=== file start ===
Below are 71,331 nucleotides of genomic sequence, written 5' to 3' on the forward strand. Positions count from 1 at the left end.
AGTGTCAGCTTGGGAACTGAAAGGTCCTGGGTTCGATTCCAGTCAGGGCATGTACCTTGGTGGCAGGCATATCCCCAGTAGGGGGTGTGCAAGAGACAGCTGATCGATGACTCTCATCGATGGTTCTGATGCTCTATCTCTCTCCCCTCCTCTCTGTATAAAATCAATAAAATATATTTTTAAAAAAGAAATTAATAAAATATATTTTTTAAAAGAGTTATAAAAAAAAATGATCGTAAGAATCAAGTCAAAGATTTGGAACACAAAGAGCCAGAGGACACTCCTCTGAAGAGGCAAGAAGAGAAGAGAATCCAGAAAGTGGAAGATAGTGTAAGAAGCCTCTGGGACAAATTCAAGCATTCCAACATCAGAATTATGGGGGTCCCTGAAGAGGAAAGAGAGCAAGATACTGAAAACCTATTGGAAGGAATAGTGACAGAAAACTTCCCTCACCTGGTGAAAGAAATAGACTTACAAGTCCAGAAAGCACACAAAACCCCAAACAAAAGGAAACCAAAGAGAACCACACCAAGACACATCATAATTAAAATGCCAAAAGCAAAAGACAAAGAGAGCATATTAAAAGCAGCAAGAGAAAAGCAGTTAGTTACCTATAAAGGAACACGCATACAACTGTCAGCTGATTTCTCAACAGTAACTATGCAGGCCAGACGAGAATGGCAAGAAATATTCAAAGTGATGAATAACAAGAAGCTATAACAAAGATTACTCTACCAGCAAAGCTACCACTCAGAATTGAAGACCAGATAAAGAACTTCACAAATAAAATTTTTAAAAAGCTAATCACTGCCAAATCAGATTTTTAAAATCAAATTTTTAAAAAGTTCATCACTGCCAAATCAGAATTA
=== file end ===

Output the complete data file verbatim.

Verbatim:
Below are 71,331 nucleotides of genomic sequence, written 5' to 3' on the forward strand. Positions count from 1 at the left end.
AGTGTCAGCTTGGGAACTGAAAGGTCCTGGGTTCGATTCCAGTCAGGGCATGTACCTTGGTGGCAGGCATATCCCCAGTAGGGGGTGTGCAAGAGACAGCTGATCGATGACTCTCATCGATGGTTCTGATGCTCTATCTCTCTCCCCTCCTCTCTGTATAAAATCAATAAAATATATTTTTAAAAAAGAAATTAATAAAATATATTTTTTAAAAGAGTTATAAAAAAAAATGATCGTAAGAATCAAGTCAAAGATTTGGAACACAAAGAGCCAGAGGACACTCCTCTGAAGAGGCAAGAAGAGAAGAGAATCCAGAAAGTGGAAGATAGTGTAAGAAGCCTCTGGGACAAATTCAAGCATTCCAACATCAGAATTATGGGGGTCCCTGAAGAGGAAAGAGAGCAAGATACTGAAAACCTATTGGAAGGAATAGTGACAGAAAACTTCCCTCACCTGGTGAAAGAAATAGACTTACAAGTCCAGAAAGCACACAAAACCCCAAACAAAAGGAAACCAAAGAGAACCACACCAAGACACATCATAATTAAAATGCCAAAAGCAAAAGACAAAGAGAGCATATTAAAAGCAGCAAGAGAAAAGCAGTTAGTTACCTATAAAGGAACACGCATACAACTGTCAGCTGATTTCTCAACAGTAACTATGCAGGCCAGACGAGAATGGCAAGAAATATTCAAAGTGATGAATAACAAGAAGCTATAACAAAGATTACTCTACCAGCAAAGCTACCACTCAGAATTGAAGACCAGATAAAGAACTTCACAAATAAAATTTTTAAAAAGCTAATCACTGCCAAATCAGATTTTTAAAATCAAATTTTTAAAAAGTTCATCACTGCCAAATCAGAATTA